East Tennessee drenched, but avoids worst of fast-moving storms

East Tennessee drenched, but avoids worst of fast-moving storms

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KNOXVILLE (WATE) - East Tennessee will dodge the worst of a storm system that is racing across the U.S., but that doesn't mean the storm's effects won't be felt.

To the south is a path of severe weather from Georgia into the Carolinas. Snow is blanketing the north from Missouri through Ohio.

After heavy rain fell in the area overnight and knocked out power for up to 8,000 Knoxville Utility Board customers, the main threat for East Tennessee Wednesday is strong, potentially damaging winds, especially in the higher elevations of the foothills and Smokies.

Winds could gust over 60 mph at times into Wednesday afternoon. The rest of the region will see gusty winds 15-35 mph through the afternoon.

The chance of scattered showers and a few thunderstorms will remain until a cold front sweeps through in the afternoon. Temperatures will drop through the afternoon and evening hours. Leftover moisture could mix with and change to light snow.

Temperatures won't drop below freezing for most areas until the overnight hours, and by then most of the moisture will be gone.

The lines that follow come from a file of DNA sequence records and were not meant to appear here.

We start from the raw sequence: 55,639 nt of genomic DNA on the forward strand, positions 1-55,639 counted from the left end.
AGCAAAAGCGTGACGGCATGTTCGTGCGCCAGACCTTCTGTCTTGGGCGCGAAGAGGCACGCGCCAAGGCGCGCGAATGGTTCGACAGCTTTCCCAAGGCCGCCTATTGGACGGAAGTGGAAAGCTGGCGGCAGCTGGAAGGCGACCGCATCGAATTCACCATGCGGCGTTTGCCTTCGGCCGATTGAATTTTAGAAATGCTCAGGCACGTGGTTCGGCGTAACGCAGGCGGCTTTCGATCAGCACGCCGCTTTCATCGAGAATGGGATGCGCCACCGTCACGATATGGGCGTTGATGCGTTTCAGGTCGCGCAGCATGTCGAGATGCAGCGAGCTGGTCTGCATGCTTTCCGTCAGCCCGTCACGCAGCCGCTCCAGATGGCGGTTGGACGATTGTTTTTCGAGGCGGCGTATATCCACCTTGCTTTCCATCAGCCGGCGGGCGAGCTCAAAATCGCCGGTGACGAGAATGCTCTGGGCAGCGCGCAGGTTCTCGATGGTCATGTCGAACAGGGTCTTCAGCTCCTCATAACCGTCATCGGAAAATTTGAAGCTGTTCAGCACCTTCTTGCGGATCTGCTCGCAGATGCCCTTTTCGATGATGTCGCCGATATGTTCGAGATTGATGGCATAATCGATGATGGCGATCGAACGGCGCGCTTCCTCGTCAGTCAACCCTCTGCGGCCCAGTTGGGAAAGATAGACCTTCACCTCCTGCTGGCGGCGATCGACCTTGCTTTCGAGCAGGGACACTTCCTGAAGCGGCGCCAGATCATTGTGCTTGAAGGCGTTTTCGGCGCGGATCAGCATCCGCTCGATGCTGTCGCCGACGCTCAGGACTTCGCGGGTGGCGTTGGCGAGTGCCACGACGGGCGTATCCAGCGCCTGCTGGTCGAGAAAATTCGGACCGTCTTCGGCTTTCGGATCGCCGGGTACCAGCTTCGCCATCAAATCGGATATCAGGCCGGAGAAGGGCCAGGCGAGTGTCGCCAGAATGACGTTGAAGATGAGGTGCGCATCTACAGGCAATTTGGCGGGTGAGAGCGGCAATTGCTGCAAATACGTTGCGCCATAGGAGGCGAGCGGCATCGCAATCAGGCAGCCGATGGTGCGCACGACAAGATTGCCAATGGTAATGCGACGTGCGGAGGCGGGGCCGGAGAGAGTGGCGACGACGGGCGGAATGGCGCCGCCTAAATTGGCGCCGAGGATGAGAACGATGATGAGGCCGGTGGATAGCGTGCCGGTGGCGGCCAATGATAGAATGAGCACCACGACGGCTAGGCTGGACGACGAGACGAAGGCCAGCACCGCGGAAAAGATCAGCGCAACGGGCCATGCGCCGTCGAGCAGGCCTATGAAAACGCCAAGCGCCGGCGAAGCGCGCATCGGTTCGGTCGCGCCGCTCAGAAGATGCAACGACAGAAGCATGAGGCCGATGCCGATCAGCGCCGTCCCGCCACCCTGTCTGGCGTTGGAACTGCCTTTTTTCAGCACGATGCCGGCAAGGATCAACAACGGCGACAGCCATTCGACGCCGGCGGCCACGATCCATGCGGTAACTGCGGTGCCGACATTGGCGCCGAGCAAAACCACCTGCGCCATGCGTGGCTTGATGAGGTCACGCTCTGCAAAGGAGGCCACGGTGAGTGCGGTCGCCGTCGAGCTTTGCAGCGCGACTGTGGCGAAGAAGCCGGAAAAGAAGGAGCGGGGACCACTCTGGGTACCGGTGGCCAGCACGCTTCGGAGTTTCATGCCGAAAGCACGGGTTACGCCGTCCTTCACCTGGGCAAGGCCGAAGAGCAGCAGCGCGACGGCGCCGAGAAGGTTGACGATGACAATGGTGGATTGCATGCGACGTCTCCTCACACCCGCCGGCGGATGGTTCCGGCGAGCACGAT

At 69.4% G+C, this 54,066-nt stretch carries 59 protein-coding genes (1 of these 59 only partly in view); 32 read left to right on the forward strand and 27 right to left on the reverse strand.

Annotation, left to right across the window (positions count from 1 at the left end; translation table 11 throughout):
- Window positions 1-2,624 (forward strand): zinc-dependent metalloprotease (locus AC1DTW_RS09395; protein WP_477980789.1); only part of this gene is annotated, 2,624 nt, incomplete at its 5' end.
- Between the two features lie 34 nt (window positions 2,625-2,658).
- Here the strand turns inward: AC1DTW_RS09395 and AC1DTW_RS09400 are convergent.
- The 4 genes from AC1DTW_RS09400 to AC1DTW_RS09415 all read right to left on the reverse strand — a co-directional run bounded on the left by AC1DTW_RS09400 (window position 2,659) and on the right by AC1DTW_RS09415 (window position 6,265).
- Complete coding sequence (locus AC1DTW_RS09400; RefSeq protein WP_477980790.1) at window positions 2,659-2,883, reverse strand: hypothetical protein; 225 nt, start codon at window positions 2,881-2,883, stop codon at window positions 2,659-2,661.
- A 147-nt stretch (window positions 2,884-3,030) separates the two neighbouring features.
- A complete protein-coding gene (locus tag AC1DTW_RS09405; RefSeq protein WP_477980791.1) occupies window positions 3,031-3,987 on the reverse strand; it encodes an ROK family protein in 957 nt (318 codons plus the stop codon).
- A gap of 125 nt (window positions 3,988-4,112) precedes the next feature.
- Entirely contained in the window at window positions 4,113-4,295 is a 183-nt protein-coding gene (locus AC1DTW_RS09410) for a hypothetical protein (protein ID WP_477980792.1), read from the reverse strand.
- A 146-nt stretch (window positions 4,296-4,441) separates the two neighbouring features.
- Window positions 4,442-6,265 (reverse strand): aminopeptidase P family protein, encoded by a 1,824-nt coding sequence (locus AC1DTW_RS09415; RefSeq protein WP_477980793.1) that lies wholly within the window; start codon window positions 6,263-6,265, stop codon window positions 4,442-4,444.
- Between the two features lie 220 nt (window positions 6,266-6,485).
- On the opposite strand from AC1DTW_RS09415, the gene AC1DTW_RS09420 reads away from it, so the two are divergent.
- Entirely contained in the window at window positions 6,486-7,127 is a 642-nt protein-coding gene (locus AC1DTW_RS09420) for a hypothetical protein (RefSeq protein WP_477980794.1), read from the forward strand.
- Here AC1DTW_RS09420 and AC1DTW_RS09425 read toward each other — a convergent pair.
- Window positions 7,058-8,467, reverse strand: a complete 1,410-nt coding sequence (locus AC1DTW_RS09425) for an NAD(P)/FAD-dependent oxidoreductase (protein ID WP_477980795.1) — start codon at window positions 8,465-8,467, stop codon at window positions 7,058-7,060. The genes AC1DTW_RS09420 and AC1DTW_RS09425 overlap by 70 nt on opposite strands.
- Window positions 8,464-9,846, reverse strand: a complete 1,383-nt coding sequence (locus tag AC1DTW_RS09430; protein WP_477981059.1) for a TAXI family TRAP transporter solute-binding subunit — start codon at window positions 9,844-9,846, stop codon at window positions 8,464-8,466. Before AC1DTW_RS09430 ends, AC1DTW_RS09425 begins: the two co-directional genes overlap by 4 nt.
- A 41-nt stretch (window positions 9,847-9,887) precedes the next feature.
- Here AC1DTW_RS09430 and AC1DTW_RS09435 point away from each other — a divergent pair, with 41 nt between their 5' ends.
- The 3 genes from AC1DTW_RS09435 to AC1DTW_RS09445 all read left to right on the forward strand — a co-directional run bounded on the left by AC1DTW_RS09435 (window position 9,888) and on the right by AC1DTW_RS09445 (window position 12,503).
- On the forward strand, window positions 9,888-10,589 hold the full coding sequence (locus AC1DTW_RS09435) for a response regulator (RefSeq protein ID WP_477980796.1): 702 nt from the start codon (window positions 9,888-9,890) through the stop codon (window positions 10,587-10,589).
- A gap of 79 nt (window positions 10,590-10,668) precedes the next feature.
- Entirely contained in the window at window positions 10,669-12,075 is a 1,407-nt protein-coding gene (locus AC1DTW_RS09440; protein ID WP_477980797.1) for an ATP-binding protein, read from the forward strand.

Some light accumulations of snow could be seen in higher elevation areas along the Plateau and into the Mountains. Up to an inch could fall on the Plateau and 1-3 inches for the mountains.

The valley areas of East Tennessee will most likely see only a trace of snow or no accumulations at all.

Quieter weather is expected for Thursday and Friday, but another storm system could be headed our way by the weekend.

East Tennessee's weather will be mild compared to the enormous storm system that dumped snow and sleet to the north and damaging tornadoes that hit the South. As the storm slams its way to the Northeast, many holiday travelers have had to change plans due to flight delays and cancellations.

More than 325 flights were canceled as of Wednesday morning, according to FlightAware.com.

Rare winter tornadoes damaged numerous homes in Louisiana and Alabama and are blamed for three deaths.

The storms also left more than 100,000 without power for a time.

Mobile, Ala. was one of the places hit by the rare winter twisters. Straight-line winds also caused damage as the storms knocked down trees and blew the roofs off homes.

Several communities in southern Mississippi and Louisiana were hit by severe weather. Mississippi Gov. Phil Bryant declared a state of emergency in several counties, including Pearl River County, where a likely tornado damaged a dozen homes and sent eight people to the hospital.

Blizzard conditions were felt in parts of Illinois, Indiana and Ohio.

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